2014 DJI Phantom FC40 Quadcopter Review: Best Drone for Beginners? Yes!

DJI Phantom FC40 Quadcopter - What's The Big Deal?

Last year was a great one for DJI, in terms of their development in the world of quadcopters. They released the Phantom 1, which gave me the most fun of any quadcopter up to that point, and I remember telling my wife when it came out that it would lead to a new generation of amateur and pro drone enthusiasts. She laughed at me, but the ever-increasing fleet of Phantoms shows I might have the last laugh!

Anyway, last fall, DJI also knocked it out of the park with the Phantom 2 Vision, and yes, I picked that up too (thank you Amazon!). The only issue is that the Phantom 2 Vision wasn't exactly cheap. I wrote DJI about it, and they must have listened, because shortly afterward, they came out with the Phantom FC40, which is what this review is about. The Phantom FC40 is designed to make it easier for you to shoot high-def video without needing to take out a second mortgage. I've got it in front of me alongside the Phantom 2 Vision and Phantom 2+ Vision, so I'm going to write this review before getting out to do some flying later.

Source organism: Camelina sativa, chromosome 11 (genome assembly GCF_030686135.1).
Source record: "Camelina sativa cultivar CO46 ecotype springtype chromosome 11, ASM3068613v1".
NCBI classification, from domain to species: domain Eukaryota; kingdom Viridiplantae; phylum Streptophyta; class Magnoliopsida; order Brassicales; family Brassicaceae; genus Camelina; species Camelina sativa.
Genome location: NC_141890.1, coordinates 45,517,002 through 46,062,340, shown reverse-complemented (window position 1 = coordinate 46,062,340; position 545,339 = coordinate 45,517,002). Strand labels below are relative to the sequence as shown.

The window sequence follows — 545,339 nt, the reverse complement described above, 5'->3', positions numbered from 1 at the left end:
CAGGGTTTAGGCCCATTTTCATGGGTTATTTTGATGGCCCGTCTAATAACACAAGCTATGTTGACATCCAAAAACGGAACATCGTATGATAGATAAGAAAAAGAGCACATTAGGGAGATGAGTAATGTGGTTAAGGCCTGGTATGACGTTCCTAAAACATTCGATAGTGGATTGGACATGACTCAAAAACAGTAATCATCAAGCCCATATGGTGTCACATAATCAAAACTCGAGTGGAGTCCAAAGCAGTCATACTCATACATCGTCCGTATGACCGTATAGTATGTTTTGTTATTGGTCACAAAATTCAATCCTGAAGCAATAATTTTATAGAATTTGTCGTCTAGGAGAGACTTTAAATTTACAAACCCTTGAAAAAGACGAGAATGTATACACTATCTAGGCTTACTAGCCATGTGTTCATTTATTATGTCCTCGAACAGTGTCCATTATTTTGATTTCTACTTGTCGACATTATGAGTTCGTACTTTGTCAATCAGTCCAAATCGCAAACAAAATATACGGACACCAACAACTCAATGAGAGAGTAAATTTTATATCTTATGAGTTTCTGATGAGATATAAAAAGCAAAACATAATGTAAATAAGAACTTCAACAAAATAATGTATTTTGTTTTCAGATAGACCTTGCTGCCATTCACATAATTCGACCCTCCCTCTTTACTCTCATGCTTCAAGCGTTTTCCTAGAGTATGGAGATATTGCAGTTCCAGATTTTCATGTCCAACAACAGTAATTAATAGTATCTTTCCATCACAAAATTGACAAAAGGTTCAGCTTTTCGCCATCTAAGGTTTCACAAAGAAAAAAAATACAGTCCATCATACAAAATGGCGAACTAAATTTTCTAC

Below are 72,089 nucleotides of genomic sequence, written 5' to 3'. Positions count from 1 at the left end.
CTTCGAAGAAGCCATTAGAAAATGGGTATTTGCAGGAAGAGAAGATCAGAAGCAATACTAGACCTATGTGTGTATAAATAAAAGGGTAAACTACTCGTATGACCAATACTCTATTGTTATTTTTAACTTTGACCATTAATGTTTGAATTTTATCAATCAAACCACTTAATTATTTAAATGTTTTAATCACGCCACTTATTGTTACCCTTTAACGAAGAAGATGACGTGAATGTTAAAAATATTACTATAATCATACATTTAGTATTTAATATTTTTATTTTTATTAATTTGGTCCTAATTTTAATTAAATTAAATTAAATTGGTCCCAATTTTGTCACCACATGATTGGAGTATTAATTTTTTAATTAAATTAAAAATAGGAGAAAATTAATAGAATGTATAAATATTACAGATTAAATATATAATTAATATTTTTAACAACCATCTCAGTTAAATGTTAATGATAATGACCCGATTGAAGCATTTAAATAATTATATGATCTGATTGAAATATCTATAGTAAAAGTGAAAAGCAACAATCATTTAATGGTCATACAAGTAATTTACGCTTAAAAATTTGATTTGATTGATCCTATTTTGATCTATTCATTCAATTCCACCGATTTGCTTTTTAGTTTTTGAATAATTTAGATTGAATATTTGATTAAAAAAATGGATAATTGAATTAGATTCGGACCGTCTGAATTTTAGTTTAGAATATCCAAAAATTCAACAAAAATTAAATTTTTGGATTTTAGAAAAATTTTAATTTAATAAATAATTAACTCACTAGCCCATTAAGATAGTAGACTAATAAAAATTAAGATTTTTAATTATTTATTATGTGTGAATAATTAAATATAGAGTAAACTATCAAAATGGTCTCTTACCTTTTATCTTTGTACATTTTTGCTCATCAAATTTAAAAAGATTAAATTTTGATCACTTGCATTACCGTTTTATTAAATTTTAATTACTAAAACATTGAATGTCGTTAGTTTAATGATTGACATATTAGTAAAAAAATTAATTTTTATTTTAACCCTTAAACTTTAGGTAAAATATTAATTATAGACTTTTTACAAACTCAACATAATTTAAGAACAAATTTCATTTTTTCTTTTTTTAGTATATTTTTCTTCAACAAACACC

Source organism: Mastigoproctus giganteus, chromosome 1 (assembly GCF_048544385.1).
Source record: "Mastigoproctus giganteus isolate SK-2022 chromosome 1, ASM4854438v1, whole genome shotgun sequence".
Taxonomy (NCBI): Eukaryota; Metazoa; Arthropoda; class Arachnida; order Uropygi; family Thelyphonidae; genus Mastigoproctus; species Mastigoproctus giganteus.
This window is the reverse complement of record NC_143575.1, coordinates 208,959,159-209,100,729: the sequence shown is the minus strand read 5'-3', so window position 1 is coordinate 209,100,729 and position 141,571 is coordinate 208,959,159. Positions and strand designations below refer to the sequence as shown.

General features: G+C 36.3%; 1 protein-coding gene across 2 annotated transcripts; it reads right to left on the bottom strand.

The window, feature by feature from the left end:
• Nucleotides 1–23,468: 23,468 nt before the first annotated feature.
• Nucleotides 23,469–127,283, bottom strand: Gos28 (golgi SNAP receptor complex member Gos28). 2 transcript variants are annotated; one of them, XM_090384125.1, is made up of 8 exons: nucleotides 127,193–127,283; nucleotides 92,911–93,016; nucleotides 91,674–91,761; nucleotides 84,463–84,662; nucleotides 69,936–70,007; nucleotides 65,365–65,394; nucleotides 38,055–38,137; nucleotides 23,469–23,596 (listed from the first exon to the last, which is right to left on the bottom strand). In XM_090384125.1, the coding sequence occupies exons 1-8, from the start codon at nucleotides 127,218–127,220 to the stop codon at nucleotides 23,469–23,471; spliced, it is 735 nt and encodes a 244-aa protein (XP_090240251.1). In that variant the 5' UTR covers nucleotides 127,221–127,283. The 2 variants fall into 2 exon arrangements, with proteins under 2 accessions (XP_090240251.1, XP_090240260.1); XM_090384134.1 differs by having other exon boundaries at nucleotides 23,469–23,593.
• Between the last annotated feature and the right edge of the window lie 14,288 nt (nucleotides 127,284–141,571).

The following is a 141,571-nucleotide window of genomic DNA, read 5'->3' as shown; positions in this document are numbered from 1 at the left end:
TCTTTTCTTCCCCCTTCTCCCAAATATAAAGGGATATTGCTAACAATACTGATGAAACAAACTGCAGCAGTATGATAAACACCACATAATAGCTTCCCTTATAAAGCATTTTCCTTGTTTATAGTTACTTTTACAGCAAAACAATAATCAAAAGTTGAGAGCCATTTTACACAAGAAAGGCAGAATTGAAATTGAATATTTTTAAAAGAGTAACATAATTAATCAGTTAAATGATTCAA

What Is It and Why Do I Want It?

The Phantom FC40 is essentially a helicopter with four rotors (known as a quadcopter). However, it's not just a quadcopter; it's a quadcopter that you get to control via radio, or remote control, and that's capable of shooting some pretty awesome video and still footage.

You want it because it's fun! Let's be honest; that's why I buy any of these things. In particular, you want it because it's a cheaper alternative to the Phantom 2 and Phantom 2+ that does pretty much the same thing unless you're looking for really high quality video and a few additional features. If you're a beginner, I think this is the single best drone on the market right now.

Structure, Design, and Guts

The Phantom FC40 arrives in a clean white labeled box. Inside, you'll see the drone neatly packed with the blades unattached to keep them from taking up too much space. Also packaged are the remote control, two propeller sets, a battery, accessories for charging, stickers, and a camera with the hardware necessary to mount it. You'll be responsible for putting the legs on yourself, in addition to the propellers and the housing for the camera. However, my kids were able to do it while watching Frozen, so I think most folks will be able to figure it out.